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Remeron vs. Seroquel

Are Remeron and Seroquel the Same Thing?

Remeron (mirtazapine) and Seroquel (quetiapine) are both used to treat depression.

Remeron has also been used to treat nausea, anxiety, post traumatic stress syndrome, and as an appetite stimulant.

Seroquel is also used to treat schizophrenia and bipolar disorder.

Remeron and Seroquel belong to different drug classes. Remeron is a tetracyclic antidepressant and Seroquel is an anti-psychotic medication.

What Are Possible Side Effects of Remeron?

Common side effects of Remeron include:

  • drowsiness
  • increased appetite
  • weight gain
  • dizziness, and
  • nausea

Tell your doctor if you experience serious side effects of Remeron including agitation, hallucinations, fever, fast or uneven heart rate, loss of coordination or feeling unsteady, stiff muscles, confusion, tremors, flu symptoms, memory problems, weakness, overactive reflexes, nausea, vomiting, diarrhea, loss of coordination, sweating, feeling like you might pass out, chills, body aches, white patches or sores inside your mouth or on your lips, headache, or trouble concentrating.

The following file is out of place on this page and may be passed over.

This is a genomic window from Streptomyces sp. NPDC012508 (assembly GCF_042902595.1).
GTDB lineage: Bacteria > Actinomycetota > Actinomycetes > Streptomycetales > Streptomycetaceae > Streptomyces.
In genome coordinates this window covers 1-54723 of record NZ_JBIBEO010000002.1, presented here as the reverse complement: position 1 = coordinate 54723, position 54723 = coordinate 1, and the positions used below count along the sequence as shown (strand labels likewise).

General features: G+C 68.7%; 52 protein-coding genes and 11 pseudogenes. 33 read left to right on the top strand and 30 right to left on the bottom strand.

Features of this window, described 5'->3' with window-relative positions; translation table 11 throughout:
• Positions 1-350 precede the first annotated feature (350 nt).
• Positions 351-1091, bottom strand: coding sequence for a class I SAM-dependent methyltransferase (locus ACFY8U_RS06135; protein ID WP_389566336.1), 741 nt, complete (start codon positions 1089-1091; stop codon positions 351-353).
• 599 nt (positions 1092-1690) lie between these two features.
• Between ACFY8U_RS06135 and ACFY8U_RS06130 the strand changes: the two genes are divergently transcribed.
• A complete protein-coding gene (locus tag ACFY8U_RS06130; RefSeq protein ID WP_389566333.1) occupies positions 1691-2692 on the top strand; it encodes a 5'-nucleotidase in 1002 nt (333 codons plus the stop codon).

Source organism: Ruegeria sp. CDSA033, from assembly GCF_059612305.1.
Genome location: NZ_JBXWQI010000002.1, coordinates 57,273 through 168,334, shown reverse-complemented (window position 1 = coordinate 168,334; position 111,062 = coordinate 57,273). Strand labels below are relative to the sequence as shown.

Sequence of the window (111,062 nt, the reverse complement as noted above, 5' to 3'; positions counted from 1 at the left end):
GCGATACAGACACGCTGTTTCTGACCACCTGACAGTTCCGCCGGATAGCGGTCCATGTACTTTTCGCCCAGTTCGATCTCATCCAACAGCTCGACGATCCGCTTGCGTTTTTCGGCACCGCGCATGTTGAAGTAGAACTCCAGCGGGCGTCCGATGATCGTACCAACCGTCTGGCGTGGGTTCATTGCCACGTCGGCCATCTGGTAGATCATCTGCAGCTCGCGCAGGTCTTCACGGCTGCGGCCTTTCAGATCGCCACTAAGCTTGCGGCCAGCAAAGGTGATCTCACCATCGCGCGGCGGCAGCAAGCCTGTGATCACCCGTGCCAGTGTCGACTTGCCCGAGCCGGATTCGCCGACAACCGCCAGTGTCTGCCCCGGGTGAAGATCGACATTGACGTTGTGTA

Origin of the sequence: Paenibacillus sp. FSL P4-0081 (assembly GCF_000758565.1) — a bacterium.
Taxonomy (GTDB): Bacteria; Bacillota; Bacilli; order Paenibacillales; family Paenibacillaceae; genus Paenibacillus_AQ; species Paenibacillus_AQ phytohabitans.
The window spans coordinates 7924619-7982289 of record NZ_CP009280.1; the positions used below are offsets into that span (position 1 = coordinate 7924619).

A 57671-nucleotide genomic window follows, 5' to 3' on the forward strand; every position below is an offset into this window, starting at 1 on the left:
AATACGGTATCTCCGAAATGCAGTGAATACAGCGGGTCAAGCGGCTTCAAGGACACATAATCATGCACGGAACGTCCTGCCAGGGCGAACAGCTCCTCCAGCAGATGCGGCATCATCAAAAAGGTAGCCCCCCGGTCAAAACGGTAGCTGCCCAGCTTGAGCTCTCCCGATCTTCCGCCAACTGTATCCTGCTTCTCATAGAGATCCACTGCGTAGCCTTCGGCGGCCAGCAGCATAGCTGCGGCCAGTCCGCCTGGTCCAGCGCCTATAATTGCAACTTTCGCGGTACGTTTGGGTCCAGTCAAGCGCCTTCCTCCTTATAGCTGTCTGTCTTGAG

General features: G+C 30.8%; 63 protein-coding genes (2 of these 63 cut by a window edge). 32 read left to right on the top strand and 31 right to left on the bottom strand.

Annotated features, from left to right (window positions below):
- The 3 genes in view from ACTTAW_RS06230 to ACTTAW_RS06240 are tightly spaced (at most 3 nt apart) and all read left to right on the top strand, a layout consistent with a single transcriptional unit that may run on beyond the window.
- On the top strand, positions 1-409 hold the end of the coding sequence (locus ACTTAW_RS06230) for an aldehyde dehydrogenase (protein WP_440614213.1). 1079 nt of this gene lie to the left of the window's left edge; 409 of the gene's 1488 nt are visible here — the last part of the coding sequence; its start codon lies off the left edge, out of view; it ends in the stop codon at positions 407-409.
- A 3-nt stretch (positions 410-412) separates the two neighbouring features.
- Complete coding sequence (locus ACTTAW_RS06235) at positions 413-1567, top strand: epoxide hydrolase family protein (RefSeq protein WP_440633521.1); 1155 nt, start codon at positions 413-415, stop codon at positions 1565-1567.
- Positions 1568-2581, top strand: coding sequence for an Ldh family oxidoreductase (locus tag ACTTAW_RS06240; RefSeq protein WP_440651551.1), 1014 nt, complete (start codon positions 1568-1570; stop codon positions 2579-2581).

What Are Possible Side Effects of Seroquel?

Common side effects of Seroquel include:

What is Remeron?

Remeron is a prescription medicine used to treat depression. It is important to talk with your healthcare provider about the risks of treating depression and also the risks of not treating it. You should discuss all treatment choices with your healthcare provider.

Talk to your healthcare provider if you do not think that your condition is getting better with Remeron treatment.

What is Seroquel?

Seroquel (quetiapine) is a psychotropic medication used to treat schizophrenia in adults and children who are at least 13 years old. Seroquel is also used in the treatment of major depression and bipolar disorder.

SLIDESHOW

Schizophrenia: Symptoms, Types, Causes, Treatment See Slideshow

What Drugs Interact With Remeron?

Remeron may interact with other drugs that make you sleepy (cold or allergy medicine, sedatives, narcotic pain medicine, sleeping pills, muscle relaxers, and medicine for seizures or anxiety), cimetidine, lithium, blood thinners, other antidepressants, or migraine headache medicines.

Remeron may also interact with conivaptan, imatinib, isoniazid, St. John's wort, tramadol, antibiotics, antifungal medications, heart or blood pressure medications, HIV/AIDS medicines, or seizure medications.

What Drugs Interact With Seroquel?

Seroquel may interact with other drugs that make you sleepy (cold or allergy medicine, sedatives, narcotic pain medicine, sleeping pills, muscle relaxers, and medicine for seizures or anxiety), heart or blood pressure medications, antibiotics, antidepressants, antifungal medications, HIV/AIDS medicines, migraine headache medicines, or seizure medications.

Seroquel may also interact with medications to treat Parkinson's disease, steroids, anti-malaria medications, heart rhythm medicines, and other medicines to treat psychiatric disorders.